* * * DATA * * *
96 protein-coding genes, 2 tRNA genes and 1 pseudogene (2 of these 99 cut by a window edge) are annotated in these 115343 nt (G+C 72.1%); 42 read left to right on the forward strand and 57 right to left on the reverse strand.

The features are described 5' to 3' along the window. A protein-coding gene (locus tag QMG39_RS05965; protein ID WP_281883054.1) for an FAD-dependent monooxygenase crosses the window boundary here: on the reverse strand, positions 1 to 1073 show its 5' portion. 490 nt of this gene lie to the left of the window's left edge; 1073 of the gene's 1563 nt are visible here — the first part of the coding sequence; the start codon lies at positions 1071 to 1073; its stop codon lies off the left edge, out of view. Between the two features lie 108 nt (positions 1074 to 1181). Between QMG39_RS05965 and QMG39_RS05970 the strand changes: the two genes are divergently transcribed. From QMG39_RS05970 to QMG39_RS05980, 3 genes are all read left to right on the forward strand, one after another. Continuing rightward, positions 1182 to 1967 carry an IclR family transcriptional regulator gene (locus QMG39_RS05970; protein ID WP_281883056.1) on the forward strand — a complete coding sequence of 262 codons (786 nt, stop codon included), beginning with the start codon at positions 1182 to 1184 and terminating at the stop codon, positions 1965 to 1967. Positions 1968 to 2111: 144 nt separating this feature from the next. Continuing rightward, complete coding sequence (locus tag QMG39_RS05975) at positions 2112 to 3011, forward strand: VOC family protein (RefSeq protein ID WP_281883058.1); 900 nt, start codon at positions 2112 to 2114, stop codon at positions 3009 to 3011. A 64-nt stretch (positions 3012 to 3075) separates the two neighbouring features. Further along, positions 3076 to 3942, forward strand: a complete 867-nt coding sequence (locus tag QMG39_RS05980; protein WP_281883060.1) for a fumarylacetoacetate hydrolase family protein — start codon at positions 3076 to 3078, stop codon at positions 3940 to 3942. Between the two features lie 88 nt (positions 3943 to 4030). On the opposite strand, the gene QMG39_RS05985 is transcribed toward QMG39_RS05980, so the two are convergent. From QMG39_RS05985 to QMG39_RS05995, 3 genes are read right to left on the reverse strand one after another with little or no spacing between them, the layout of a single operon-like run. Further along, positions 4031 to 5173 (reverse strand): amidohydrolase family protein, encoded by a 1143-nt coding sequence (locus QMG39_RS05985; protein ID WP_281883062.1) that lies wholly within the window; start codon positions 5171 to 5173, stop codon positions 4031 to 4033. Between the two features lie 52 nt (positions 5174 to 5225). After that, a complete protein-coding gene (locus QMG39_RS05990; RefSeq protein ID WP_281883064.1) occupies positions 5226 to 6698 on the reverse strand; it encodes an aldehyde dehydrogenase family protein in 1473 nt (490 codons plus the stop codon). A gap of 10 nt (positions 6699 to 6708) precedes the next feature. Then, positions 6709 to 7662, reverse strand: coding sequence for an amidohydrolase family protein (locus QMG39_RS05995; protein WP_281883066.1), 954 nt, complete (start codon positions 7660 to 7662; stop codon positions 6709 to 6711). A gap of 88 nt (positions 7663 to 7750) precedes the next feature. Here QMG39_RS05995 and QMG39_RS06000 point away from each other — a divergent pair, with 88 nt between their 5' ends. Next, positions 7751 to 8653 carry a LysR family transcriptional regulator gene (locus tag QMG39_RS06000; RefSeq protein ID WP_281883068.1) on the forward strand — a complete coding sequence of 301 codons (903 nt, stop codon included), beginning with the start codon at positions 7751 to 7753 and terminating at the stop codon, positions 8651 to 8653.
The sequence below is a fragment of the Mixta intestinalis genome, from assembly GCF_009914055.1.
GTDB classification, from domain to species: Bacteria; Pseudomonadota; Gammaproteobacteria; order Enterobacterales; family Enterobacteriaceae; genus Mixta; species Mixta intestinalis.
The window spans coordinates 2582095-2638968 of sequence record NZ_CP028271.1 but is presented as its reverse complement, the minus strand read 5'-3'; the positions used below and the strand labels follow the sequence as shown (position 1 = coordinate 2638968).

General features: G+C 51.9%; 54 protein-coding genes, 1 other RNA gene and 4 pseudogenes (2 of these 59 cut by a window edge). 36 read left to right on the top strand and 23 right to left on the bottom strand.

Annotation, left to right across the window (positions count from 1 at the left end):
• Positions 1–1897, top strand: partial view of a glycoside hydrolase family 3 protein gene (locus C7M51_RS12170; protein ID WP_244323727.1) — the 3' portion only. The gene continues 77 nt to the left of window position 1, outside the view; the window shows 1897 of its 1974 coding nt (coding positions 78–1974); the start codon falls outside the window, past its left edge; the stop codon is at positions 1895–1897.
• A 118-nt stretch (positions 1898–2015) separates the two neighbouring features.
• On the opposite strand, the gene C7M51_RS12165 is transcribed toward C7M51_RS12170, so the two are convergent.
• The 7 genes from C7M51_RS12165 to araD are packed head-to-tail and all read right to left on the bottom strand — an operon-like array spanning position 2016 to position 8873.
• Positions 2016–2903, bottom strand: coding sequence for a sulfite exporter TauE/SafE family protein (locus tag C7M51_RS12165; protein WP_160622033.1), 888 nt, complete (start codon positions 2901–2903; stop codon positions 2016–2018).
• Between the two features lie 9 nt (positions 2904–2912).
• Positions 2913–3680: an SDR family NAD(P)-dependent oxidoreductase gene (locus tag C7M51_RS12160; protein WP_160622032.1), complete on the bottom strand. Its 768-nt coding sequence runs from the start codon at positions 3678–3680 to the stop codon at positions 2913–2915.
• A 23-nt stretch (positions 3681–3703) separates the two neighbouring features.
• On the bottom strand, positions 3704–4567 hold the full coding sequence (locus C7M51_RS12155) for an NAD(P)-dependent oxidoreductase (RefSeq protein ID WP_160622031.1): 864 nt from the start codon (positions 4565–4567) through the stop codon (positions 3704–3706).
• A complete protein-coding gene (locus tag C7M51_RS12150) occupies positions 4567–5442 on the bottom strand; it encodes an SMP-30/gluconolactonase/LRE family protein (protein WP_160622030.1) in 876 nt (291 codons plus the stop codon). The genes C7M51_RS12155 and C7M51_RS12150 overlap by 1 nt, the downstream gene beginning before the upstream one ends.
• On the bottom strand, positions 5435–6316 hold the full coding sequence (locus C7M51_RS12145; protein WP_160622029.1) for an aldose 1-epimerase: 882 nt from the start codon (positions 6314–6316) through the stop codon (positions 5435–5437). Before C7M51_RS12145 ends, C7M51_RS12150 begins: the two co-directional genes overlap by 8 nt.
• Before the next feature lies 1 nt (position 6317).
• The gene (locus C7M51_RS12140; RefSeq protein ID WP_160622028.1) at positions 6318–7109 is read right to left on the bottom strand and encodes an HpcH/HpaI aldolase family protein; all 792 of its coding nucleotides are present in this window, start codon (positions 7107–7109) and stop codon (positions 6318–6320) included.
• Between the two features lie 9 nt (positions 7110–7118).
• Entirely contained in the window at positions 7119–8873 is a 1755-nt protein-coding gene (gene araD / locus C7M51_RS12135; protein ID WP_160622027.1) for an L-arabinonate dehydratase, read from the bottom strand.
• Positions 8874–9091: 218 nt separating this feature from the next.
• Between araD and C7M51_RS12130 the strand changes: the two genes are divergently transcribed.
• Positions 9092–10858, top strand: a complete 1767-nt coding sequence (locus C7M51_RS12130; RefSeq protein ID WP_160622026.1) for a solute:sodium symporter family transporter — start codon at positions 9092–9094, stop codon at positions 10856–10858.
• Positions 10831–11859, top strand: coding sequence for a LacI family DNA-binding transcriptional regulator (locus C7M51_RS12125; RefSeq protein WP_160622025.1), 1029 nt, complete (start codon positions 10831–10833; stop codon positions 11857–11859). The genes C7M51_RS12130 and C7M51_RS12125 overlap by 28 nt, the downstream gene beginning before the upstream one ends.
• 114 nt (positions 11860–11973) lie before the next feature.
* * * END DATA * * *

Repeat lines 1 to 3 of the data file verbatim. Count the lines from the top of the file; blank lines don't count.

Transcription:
96 protein-coding genes, 2 tRNA genes and 1 pseudogene (2 of these 99 cut by a window edge) are annotated in these 115343 nt (G+C 72.1%); 42 read left to right on the forward strand and 57 right to left on the reverse strand.

The features are described 5' to 3' along the window. A protein-coding gene (locus tag QMG39_RS05965; protein ID WP_281883054.1) for an FAD-dependent monooxygenase crosses the window boundary here: on the reverse strand, positions 1 to 1073 show its 5' portion. 490 nt of this gene lie to the left of the window's left edge; 1073 of the gene's 1563 nt are visible here — the first part of the coding sequence; the start codon lies at positions 1071 to 1073; its stop codon lies off the left edge, out of view. Between the two features lie 108 nt (positions 1074 to 1181). Between QMG39_RS05965 and QMG39_RS05970 the strand changes: the two genes are divergently transcribed. From QMG39_RS05970 to QMG39_RS05980, 3 genes are all read left to right on the forward strand, one after another. Continuing rightward, positions 1182 to 1967 carry an IclR family transcriptional regulator gene (locus QMG39_RS05970; protein ID WP_281883056.1) on the forward strand — a complete coding sequence of 262 codons (786 nt, stop codon included), beginning with the start codon at positions 1182 to 1184 and terminating at the stop codon, positions 1965 to 1967. Positions 1968 to 2111: 144 nt separating this feature from the next. Continuing rightward, complete coding sequence (locus tag QMG39_RS05975) at positions 2112 to 3011, forward strand: VOC family protein (RefSeq protein ID WP_281883058.1); 900 nt, start codon at positions 2112 to 2114, stop codon at positions 3009 to 3011. A 64-nt stretch (positions 3012 to 3075) separates the two neighbouring features. Further along, positions 3076 to 3942, forward strand: a complete 867-nt coding sequence (locus tag QMG39_RS05980; protein WP_281883060.1) for a fumarylacetoacetate hydrolase family protein — start codon at positions 3076 to 3078, stop codon at positions 3940 to 3942. Between the two features lie 88 nt (positions 3943 to 4030). On the opposite strand, the gene QMG39_RS05985 is transcribed toward QMG39_RS05980, so the two are convergent. From QMG39_RS05985 to QMG39_RS05995, 3 genes are read right to left on the reverse strand one after another with little or no spacing between them, the layout of a single operon-like run. Further along, positions 4031 to 5173 (reverse strand): amidohydrolase family protein, encoded by a 1143-nt coding sequence (locus QMG39_RS05985; protein ID WP_281883062.1) that lies wholly within the window; start codon positions 5171 to 5173, stop codon positions 4031 to 4033. Between the two features lie 52 nt (positions 5174 to 5225). After that, a complete protein-coding gene (locus QMG39_RS05990; RefSeq protein ID WP_281883064.1) occupies positions 5226 to 6698 on the reverse strand; it encodes an aldehyde dehydrogenase family protein in 1473 nt (490 codons plus the stop codon). A gap of 10 nt (positions 6699 to 6708) precedes the next feature. Then, positions 6709 to 7662, reverse strand: coding sequence for an amidohydrolase family protein (locus QMG39_RS05995; protein WP_281883066.1), 954 nt, complete (start codon positions 7660 to 7662; stop codon positions 6709 to 6711). A gap of 88 nt (positions 7663 to 7750) precedes the next feature. Here QMG39_RS05995 and QMG39_RS06000 point away from each other — a divergent pair, with 88 nt between their 5' ends. Next, positions 7751 to 8653 carry a LysR family transcriptional regulator gene (locus tag QMG39_RS06000; RefSeq protein ID WP_281883068.1) on the forward strand — a complete coding sequence of 301 codons (903 nt, stop codon included), beginning with the start codon at positions 7751 to 7753 and terminating at the stop codon, positions 8651 to 8653.
The sequence below is a fragment of the Mixta intestinalis genome, from assembly GCF_009914055.1.